Law 216 - Administrative Law

Faculty listed in alphabetical order – please see faculty specific description for requisite information.

J. Michaels


General Course Description:

This course is an introduction to the legal, normative, and organizational principles that undergird the administrative state. We will study the sources of law for agency action and examine the ways in which the practical necessities of having vast, powerful agencies are squared with our commitments to a government that is democratically accountable and legitimate.

Administrative law extends into nearly every aspect of modern life. It guides the regulation of labor, immigration, the environment, telecommunications, consumer, occupational, and health safety, national security initiatives, financial markets, taxation, and prisons. It also directs the eligibility and disbursement decisions of public benefits programs, including Social Security and Medicaid. It is from these -- and other -- vantage points that we will explore the creation of federal administrative agencies, the constitutional limitations on the agencies’ authority and organizational structure, the normative and policy implications of the design of administrative institutions and programs, the adjudicatory and rulemaking powers of administrative agencies, and the various legal actions that can be brought to challenge administrative action.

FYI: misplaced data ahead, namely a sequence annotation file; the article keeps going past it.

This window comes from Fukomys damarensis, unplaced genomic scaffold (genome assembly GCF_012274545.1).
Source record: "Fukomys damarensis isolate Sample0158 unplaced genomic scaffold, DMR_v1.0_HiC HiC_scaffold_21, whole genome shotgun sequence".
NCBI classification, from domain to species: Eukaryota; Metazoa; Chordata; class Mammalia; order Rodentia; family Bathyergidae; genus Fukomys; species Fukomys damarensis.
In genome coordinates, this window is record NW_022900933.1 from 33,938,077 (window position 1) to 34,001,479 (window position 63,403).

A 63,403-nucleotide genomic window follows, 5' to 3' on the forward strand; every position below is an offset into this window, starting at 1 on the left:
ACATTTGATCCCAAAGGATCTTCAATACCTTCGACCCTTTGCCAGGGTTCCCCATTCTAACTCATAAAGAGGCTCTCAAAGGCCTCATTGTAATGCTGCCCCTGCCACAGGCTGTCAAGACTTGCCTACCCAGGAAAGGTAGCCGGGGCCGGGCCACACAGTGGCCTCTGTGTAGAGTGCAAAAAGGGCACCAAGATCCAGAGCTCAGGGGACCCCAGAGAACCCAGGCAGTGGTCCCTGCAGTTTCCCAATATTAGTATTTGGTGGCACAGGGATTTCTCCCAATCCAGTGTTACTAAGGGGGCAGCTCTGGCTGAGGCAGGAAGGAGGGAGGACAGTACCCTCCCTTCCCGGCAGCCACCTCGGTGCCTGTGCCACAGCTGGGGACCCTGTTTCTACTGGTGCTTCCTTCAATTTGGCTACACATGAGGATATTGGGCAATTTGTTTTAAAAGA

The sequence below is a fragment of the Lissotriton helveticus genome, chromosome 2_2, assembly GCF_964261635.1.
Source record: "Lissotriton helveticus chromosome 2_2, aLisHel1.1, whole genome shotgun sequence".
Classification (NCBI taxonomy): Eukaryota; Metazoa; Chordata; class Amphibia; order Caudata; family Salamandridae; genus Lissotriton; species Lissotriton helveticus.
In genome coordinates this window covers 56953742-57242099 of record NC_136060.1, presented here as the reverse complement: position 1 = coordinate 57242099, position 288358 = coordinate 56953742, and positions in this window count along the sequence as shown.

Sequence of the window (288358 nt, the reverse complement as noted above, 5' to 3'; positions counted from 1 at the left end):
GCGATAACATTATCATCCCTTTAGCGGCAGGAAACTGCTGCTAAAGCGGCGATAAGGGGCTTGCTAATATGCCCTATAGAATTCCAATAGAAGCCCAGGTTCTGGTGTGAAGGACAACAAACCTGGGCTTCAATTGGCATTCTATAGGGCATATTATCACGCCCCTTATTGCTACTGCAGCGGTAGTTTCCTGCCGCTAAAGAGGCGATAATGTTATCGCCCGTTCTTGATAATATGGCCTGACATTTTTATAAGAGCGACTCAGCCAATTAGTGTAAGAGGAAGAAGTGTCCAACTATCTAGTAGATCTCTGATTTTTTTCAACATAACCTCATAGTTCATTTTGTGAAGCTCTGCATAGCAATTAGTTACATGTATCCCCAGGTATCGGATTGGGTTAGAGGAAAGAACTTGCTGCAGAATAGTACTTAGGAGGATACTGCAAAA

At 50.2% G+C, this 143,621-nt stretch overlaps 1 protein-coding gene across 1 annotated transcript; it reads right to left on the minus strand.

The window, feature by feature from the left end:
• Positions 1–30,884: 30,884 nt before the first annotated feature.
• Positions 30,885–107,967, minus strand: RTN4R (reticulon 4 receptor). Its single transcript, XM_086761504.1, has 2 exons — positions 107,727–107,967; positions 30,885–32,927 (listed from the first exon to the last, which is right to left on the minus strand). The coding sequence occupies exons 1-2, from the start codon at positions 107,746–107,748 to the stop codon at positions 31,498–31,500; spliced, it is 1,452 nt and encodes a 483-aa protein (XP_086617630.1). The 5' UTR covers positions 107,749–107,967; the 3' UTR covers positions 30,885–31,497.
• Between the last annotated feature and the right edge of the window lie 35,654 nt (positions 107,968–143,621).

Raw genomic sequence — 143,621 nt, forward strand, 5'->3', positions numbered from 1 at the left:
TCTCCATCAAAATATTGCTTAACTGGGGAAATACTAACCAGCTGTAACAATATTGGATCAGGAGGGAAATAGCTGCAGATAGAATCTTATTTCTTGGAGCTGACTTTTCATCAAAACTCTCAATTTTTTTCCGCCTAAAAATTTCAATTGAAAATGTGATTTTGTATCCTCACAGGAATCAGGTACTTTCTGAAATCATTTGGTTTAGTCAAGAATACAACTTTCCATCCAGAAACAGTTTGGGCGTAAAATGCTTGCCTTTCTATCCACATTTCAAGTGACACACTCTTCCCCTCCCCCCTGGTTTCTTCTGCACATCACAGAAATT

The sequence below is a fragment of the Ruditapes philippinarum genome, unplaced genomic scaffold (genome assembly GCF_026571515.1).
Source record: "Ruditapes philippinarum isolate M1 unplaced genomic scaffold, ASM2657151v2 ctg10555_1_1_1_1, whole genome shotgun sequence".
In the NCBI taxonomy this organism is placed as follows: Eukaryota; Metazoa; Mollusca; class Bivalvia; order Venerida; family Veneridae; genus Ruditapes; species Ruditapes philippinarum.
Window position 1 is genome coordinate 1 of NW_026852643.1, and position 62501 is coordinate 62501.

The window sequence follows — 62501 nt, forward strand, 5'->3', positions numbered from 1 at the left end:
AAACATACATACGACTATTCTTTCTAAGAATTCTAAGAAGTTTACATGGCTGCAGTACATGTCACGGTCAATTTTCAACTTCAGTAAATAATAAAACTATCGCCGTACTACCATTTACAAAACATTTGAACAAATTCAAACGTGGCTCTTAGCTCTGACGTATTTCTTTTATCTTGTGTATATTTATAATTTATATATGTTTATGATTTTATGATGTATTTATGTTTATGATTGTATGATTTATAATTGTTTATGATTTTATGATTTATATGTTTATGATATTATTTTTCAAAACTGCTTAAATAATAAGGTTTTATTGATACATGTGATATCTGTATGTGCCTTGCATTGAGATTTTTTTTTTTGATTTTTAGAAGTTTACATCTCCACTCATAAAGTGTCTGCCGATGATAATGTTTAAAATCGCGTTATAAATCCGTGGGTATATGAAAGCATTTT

U.S. Constitutional Law required as a prerequisite.

Course Information:
​Faculty Term Course Section ​Schedule ​Units Requisite Satisfies SAW
Jon Michaels 16F 216 LEC 1 TR 10:35 AM - 12:35 PM 4.0 Yes No
  Prerequisite: Laws 148. U.S. Constitutional Law
Previous Course Offerings:
​Faculty Term Course Section ​Schedule ​Units Requisite Satisfies SAW
Jon Michaels 14F 216 LEC 1 MW 3:20 PM - 5:20 PM 4.0 Yes No
Jon Michaels 16S 216 LEC 1 TR 1:00 PM - 3:00 PM 4.0 Yes No
  Prerequisite: Laws 148. U.S. Constitutional Law